Federal government protection

In 1993 large areas of Moreton Bay with a total area exceeding 113,000 hectares (280,000 acres) were recognised as wetlands of international significance under the Ramsar Wetland Convention 1971. Listing as a Ramsar site is justified on many grounds including:

  • Moreton Bay supports large numbers of the nationally threatened green turtle, Hawksbill turtle and Loggerhead turtle.
  • The site is ranked among the top ten habitats in Queensland for the internationally vulnerable dugong and is a foraging and breeding ground for the dugong.
  • The Moreton Bay Ramsar site supports 55 species of algae associated with mangroves, seven species of mangrove and seven species of seagrass.
  • At least 43 species of shorebirds use intertidal habitats in the bay, including 30 migratory species listed by international migratory bird conservation agreements.
  • The Moreton Bay Ramsar site supports more than 50,000 wintering and staging shorebirds during the non-breeding season.
  • The Moreton Bay Ramsar site regularly supports more than 1% of the population the wintering eastern curlews and the grey-tailed tattler.[71]

Many of the migratory shorebirds which use the bay as part of the East Asian–Australasian Flyway are protected in accordance with three bilateral agreements:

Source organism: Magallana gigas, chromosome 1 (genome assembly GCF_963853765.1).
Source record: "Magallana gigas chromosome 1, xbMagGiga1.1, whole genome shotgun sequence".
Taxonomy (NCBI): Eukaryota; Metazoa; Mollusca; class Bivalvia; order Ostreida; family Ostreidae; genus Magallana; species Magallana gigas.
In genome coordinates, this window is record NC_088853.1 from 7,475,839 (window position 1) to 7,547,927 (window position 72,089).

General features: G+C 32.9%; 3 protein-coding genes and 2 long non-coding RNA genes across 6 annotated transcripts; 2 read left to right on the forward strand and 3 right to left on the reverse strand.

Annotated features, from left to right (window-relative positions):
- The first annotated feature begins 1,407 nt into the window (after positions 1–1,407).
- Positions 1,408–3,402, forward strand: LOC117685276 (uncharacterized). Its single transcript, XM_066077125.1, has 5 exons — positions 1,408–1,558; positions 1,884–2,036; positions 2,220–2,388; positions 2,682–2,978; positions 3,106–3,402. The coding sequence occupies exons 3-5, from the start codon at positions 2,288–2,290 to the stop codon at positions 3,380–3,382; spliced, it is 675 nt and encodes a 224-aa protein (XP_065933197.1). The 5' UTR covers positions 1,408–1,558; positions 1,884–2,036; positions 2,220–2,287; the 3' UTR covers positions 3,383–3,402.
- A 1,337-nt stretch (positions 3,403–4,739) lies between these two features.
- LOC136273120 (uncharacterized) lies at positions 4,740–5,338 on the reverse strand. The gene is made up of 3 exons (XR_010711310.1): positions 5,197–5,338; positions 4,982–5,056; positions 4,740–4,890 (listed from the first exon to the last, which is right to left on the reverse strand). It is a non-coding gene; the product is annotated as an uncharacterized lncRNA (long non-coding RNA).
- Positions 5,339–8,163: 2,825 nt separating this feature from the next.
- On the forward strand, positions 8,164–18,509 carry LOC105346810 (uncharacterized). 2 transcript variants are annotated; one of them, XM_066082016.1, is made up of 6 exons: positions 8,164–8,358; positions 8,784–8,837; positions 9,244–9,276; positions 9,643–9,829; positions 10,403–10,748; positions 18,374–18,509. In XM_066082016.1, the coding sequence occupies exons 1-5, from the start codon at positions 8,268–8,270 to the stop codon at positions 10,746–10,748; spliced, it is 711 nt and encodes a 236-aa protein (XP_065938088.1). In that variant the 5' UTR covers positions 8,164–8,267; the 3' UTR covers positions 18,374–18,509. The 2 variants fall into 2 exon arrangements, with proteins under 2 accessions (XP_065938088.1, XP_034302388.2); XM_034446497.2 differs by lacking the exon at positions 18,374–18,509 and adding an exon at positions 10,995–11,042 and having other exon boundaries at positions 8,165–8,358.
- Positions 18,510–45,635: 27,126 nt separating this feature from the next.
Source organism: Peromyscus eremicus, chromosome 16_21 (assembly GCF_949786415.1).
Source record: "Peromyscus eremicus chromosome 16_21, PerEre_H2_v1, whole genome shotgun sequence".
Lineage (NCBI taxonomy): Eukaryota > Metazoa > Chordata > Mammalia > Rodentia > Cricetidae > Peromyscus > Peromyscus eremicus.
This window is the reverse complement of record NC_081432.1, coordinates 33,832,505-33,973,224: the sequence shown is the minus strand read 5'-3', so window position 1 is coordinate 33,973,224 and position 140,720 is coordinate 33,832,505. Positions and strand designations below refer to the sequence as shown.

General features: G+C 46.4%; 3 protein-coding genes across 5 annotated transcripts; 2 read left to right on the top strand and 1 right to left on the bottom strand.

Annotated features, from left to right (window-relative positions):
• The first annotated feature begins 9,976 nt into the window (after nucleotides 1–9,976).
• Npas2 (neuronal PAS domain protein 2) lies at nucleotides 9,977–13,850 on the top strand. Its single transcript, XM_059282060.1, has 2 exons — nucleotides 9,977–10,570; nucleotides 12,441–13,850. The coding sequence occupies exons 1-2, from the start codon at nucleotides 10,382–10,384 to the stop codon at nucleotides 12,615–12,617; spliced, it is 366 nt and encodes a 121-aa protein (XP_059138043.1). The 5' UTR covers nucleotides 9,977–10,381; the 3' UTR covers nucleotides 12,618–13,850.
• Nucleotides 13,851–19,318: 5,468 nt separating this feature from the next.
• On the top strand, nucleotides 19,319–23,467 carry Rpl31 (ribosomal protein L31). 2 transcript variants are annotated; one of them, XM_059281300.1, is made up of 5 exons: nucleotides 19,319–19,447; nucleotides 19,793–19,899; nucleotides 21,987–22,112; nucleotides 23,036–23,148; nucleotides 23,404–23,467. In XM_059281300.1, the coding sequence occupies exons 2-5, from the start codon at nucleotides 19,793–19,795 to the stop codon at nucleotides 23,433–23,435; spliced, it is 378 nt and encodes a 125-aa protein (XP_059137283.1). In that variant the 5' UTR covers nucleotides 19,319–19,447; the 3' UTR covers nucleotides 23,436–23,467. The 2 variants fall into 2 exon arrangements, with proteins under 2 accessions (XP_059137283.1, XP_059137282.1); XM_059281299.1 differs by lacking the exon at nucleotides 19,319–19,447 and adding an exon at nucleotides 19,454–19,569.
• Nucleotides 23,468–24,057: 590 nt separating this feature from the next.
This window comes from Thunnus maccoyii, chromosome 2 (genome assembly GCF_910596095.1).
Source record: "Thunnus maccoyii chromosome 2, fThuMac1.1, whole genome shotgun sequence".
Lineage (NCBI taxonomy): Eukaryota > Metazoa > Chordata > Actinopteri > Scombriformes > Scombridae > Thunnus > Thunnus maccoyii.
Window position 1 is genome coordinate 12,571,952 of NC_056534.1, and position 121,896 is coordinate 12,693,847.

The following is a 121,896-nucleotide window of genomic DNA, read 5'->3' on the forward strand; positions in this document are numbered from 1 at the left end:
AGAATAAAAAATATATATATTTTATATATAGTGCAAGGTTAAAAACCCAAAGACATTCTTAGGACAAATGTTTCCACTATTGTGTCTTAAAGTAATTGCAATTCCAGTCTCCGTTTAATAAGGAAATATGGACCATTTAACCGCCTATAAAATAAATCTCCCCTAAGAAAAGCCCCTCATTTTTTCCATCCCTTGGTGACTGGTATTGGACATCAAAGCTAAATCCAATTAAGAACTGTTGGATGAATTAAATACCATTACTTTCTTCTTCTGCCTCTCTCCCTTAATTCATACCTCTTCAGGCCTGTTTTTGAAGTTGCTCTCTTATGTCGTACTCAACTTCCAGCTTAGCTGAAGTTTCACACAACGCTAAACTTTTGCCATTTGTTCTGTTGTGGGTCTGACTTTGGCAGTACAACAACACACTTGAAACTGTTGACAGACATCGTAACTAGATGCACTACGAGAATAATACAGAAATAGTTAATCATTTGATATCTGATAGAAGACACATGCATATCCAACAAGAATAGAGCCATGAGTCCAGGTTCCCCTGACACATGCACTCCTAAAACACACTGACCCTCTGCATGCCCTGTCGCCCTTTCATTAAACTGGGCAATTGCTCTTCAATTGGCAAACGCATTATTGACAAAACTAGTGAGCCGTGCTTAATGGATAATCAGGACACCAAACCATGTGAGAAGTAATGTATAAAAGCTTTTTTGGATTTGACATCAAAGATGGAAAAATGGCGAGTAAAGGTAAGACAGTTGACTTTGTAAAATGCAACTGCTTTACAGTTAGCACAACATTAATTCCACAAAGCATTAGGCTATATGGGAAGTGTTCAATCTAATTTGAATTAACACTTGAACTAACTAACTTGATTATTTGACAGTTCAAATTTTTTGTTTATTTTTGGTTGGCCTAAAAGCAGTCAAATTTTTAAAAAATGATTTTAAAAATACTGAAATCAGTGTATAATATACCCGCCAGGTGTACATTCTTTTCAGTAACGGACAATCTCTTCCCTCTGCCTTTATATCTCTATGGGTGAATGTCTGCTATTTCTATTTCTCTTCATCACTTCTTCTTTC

• Japan–Australia Migratory Bird Agreement (JAMBA)
  • China–Australia Migratory Bird Agreement (CAMBA)
  • Republic of Korea–Australia Migratory Bird Agreement (ROKAMBA)[72]

Actions that have a significant impact on a Ramsar listed site or on species which are the subject of international bird migratory agreements are "matters of national environmental significance" which are protected by the Federal Government in accordance with provisions of the Environment Protection and Biodiversity Conservation Act 1999.[73]

Queensland government protection

Moreton Island is protected as Moreton Island National Park. The bay itself contains St Helena Island National Park and the Moreton Bay Marine Park with areas designated under the Marine Park Zoning Plan. The Marine Park was declared in 1993 and covers 3,400 square kilometres.[74] Parts of the bay are also protected under the Southern Moreton Bay Islands National Park.